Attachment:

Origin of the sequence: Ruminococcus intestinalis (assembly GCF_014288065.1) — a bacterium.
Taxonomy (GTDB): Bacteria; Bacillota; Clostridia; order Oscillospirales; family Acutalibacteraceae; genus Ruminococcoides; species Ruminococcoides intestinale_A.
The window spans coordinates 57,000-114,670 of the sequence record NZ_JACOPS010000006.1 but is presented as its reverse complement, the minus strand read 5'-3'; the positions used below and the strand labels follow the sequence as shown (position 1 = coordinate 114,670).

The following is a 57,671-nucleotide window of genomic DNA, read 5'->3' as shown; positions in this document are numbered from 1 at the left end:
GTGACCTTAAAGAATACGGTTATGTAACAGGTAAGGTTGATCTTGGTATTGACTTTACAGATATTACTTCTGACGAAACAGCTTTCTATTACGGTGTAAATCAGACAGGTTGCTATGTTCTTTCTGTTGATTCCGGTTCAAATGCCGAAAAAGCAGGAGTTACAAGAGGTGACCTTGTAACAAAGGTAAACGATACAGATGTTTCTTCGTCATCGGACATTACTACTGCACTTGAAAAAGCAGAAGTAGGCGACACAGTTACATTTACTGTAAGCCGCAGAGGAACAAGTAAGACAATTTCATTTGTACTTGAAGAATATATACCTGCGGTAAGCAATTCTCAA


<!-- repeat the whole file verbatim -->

Origin of the sequence: Ruminococcus intestinalis (assembly GCF_014288065.1) — a bacterium.
Taxonomy (GTDB): Bacteria; Bacillota; Clostridia; order Oscillospirales; family Acutalibacteraceae; genus Ruminococcoides; species Ruminococcoides intestinale_A.
The window spans coordinates 57,000-114,670 of the sequence record NZ_JACOPS010000006.1 but is presented as its reverse complement, the minus strand read 5'-3'; the positions used below and the strand labels follow the sequence as shown (position 1 = coordinate 114,670).

The following is a 57,671-nucleotide window of genomic DNA, read 5'->3' as shown; positions in this document are numbered from 1 at the left end:
GTGACCTTAAAGAATACGGTTATGTAACAGGTAAGGTTGATCTTGGTATTGACTTTACAGATATTACTTCTGACGAAACAGCTTTCTATTACGGTGTAAATCAGACAGGTTGCTATGTTCTTTCTGTTGATTCCGGTTCAAATGCCGAAAAAGCAGGAGTTACAAGAGGTGACCTTGTAACAAAGGTAAACGATACAGATGTTTCTTCGTCATCGGACATTACTACTGCACTTGAAAAAGCAGAAGTAGGCGACACAGTTACATTTACTGTAAGCCGCAGAGGAACAAGTAAGACAATTTCATTTGTACTTGAAGAATATATACCTGCGGTAAGCAATTCTCAA